Mutual Life and Casualty is a compelling and meticulous portrait of how a well-meaning but troubled family shapes the lives of two young sisters as they emerge from childhood and enter adulthood.
The era is the 1970s and early 80s and the sisters, Hannah and Carolyn Kahn, have a lot to contend with. More than anything, they face the dark cloud of their parents’ fragile marriage: a workaholic father who sells insurance and a shopoholic mother who would like to leave her loveless marriage but is too scared to do so. This divorce that won’t happen is at the heart of the girls’ struggles.
Add to that the ongoing social pressures of the time: women’s changing roles, Vietnam’s lingering pall, and families breaking apart generally. Further complicating the sisters’ lives is their status as the only Jewish family residing in their small Connecticut town.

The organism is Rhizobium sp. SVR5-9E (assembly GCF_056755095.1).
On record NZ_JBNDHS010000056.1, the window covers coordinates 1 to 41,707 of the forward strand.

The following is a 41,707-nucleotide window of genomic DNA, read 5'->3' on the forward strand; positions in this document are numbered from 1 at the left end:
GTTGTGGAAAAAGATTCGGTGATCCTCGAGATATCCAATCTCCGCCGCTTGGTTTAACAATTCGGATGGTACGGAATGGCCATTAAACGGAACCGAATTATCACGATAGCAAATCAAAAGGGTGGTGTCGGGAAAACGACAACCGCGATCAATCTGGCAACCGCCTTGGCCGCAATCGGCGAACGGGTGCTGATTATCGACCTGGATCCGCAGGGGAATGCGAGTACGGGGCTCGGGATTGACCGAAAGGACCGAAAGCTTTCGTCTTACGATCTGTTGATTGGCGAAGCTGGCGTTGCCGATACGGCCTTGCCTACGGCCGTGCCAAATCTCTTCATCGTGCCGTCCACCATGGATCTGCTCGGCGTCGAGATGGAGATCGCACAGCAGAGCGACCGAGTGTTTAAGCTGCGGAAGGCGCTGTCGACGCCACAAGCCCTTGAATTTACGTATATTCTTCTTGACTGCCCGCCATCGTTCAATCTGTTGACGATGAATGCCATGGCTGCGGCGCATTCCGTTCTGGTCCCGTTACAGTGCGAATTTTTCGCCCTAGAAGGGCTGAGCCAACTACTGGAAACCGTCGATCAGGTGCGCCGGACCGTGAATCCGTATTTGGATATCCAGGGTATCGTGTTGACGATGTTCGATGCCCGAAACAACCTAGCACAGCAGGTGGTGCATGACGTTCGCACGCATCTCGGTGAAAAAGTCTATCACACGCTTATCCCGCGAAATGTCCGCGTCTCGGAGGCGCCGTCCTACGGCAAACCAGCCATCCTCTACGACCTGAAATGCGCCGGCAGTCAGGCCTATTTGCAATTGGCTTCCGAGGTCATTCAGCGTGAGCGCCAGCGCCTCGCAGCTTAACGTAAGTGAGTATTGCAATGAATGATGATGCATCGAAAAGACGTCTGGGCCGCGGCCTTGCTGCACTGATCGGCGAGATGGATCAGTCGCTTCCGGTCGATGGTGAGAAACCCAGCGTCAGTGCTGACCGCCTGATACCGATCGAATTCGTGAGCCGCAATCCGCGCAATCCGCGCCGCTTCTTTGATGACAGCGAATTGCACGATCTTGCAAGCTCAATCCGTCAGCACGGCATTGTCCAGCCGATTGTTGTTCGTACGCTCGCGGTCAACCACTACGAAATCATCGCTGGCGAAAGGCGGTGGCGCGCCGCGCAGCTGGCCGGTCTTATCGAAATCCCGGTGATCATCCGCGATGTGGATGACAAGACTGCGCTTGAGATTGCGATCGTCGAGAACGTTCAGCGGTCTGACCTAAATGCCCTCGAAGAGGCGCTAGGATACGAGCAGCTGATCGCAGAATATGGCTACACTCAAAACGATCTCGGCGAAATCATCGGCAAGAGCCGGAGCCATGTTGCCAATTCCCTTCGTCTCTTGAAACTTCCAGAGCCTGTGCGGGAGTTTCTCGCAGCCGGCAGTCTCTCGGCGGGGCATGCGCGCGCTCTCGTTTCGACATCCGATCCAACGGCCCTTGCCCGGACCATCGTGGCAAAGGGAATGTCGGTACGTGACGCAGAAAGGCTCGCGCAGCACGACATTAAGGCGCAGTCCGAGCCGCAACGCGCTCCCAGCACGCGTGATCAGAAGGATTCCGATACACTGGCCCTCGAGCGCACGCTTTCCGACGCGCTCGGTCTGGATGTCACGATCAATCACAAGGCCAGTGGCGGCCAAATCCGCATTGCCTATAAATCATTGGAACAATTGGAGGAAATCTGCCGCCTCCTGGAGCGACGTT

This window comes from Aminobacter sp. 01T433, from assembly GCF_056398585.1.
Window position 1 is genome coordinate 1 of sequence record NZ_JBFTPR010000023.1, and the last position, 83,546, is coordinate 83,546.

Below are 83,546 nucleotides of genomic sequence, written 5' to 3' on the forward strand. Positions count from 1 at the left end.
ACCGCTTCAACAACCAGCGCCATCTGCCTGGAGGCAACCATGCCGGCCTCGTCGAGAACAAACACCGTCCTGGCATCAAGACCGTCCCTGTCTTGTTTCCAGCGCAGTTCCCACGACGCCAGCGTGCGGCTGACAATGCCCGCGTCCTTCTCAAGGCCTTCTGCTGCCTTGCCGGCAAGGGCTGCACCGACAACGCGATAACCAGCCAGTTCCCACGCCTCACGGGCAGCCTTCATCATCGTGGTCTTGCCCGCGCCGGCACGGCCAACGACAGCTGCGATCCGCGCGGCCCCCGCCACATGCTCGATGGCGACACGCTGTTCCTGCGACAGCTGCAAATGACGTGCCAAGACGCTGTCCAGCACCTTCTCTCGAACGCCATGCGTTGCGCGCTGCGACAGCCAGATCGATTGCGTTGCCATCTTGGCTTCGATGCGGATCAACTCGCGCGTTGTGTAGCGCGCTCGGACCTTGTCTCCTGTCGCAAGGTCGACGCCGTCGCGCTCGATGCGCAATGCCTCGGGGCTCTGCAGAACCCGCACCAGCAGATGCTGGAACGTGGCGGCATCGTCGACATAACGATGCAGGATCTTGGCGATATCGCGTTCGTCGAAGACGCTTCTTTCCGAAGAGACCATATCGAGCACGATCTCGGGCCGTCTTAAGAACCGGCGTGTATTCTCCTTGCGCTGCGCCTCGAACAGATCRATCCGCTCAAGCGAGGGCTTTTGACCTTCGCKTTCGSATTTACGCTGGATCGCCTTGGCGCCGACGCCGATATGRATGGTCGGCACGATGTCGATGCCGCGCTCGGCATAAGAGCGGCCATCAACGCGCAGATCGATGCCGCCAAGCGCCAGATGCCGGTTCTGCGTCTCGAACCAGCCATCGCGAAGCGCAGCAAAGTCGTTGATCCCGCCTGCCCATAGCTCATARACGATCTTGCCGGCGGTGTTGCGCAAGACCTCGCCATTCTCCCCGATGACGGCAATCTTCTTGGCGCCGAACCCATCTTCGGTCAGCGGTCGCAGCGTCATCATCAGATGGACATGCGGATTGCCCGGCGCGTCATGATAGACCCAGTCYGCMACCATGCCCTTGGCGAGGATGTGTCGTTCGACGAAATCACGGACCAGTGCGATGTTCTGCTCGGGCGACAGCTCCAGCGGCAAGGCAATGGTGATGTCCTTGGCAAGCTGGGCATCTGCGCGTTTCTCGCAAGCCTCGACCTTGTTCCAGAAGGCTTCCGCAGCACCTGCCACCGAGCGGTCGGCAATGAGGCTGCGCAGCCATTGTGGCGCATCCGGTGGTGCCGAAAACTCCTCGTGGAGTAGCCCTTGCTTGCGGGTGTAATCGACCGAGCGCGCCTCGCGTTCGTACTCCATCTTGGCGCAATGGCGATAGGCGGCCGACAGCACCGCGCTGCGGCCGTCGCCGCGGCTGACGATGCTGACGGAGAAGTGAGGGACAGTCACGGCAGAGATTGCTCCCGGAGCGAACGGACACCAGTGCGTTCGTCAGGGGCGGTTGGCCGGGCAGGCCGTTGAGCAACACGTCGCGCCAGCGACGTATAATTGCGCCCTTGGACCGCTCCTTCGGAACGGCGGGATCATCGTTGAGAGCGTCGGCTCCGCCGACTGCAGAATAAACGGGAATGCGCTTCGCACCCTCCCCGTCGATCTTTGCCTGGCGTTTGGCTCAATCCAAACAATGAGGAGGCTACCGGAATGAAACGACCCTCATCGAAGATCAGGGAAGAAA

In this novel of compassionate and beautifully interwoven stories, Elizabeth Poliner’s debut integrates the lives of Hannah and Carolyn with those of several other town members. In the end,Mutual Life & Casualty refers less to the Hartford insurance company where the girls’ father works than to the interconnectedness of all Poliner’s characters and the wounds they suffer because of it.
From the Jacket
Publisher’s Weekly, review, January 10, 2005
Entertainment Weekly, review by Emily Mead, April 18, 2005
Lit Blog Co-Op (www.lbc.typepad.com/blog/), Mutual Life & Casualty one of five books nominated for Autumn 2005 Read This!
Lit Blog Co-Op (www.lbc.typepad.com/blog/) review of Mutual Life & Casualty entitled “You Say You Want a Revolution,” by Kassia Krozser, October 18, 2005